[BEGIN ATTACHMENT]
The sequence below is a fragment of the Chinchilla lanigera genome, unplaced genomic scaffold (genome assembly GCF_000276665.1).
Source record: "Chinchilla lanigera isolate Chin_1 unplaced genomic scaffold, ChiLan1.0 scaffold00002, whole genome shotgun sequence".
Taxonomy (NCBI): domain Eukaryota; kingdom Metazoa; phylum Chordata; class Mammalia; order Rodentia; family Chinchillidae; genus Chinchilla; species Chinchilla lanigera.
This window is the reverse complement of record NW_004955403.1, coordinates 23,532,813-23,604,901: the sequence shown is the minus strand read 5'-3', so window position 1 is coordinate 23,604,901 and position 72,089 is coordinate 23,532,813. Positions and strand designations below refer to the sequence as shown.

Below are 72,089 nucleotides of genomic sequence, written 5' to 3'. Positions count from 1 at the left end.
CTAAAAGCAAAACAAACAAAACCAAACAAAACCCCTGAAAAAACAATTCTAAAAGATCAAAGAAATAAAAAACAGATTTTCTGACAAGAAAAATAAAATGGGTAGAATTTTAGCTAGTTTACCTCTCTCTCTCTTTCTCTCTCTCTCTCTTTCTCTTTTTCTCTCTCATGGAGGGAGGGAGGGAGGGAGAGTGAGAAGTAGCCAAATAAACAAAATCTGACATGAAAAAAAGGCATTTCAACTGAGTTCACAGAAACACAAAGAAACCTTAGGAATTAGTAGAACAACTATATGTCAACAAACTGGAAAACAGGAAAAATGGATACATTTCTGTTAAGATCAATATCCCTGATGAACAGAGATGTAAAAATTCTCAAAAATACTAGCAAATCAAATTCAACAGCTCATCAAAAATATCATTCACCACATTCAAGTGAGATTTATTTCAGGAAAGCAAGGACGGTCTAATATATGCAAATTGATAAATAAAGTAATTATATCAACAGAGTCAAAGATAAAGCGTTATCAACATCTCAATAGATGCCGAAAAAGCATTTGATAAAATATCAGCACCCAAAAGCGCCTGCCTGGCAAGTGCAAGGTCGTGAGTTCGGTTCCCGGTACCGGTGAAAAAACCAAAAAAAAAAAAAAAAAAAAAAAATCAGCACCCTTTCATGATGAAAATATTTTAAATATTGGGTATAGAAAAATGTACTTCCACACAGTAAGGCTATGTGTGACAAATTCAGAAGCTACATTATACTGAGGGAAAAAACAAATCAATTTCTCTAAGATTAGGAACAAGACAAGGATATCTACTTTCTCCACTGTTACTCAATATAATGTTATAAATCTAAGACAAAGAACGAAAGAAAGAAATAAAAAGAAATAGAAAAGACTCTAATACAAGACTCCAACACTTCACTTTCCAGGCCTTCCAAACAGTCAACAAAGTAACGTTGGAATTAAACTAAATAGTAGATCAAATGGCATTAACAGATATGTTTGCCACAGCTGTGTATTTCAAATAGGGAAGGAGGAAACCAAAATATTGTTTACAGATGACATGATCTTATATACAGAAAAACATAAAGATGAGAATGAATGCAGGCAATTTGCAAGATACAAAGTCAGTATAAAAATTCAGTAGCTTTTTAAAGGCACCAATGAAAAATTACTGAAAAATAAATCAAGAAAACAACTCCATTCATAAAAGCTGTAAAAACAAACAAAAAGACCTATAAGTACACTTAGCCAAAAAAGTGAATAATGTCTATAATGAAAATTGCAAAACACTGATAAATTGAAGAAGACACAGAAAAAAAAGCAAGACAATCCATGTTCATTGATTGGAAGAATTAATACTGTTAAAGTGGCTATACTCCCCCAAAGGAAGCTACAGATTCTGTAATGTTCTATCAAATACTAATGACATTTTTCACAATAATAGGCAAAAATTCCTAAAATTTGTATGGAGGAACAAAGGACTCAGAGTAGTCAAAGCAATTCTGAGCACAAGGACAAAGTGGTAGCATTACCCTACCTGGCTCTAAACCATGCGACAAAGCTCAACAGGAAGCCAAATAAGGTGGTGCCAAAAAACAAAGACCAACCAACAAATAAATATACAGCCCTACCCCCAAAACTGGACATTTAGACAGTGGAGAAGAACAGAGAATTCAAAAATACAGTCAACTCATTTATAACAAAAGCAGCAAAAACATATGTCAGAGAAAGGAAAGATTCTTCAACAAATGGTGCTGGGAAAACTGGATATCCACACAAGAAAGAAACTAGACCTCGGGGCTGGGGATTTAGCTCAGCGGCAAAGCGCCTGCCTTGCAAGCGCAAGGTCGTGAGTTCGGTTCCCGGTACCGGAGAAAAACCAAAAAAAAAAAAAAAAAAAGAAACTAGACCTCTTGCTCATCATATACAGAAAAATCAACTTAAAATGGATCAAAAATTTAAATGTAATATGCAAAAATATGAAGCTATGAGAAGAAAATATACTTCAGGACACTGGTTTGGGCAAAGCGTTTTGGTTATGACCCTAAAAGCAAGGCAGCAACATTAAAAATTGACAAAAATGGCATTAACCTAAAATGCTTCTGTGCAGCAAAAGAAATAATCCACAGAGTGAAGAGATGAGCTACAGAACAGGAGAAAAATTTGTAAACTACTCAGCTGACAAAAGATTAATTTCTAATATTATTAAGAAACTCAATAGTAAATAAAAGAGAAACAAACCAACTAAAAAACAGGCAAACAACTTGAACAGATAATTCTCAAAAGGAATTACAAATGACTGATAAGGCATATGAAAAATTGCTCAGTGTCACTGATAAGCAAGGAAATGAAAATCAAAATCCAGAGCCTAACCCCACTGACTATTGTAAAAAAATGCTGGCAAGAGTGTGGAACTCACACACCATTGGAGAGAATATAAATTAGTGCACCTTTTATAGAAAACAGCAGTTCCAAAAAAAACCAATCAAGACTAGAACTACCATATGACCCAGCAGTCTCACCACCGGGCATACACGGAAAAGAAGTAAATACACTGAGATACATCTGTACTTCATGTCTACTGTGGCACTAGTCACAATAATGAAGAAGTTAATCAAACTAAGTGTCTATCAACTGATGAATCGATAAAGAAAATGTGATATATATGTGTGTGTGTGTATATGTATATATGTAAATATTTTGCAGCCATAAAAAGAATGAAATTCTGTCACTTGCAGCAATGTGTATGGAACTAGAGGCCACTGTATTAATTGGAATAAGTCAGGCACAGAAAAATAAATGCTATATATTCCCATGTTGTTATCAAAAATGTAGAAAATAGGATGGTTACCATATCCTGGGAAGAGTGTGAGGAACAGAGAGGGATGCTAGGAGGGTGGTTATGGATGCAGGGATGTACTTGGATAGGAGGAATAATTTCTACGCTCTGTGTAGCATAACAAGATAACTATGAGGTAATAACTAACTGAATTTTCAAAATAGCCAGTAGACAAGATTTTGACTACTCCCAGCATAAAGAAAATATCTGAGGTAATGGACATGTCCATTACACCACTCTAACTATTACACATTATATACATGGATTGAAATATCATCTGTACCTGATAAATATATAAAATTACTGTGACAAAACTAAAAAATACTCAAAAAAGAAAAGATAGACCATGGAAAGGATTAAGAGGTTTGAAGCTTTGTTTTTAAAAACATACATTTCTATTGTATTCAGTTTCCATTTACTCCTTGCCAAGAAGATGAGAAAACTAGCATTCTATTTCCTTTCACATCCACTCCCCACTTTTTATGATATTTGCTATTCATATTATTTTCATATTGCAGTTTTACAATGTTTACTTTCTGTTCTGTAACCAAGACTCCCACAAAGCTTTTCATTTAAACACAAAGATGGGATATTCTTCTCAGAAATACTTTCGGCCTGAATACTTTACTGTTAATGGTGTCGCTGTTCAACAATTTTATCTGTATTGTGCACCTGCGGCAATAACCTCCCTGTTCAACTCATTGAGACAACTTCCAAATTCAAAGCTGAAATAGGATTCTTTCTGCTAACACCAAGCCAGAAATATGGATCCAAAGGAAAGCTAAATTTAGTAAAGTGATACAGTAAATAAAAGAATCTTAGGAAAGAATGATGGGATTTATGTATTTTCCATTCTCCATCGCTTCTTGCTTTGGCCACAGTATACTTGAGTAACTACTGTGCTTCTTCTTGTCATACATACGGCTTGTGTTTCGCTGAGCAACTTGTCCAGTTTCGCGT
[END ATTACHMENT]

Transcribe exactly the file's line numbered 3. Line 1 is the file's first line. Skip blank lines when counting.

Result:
Taxonomy (NCBI): domain Eukaryota; kingdom Metazoa; phylum Chordata; class Mammalia; order Rodentia; family Chinchillidae; genus Chinchilla; species Chinchilla lanigera.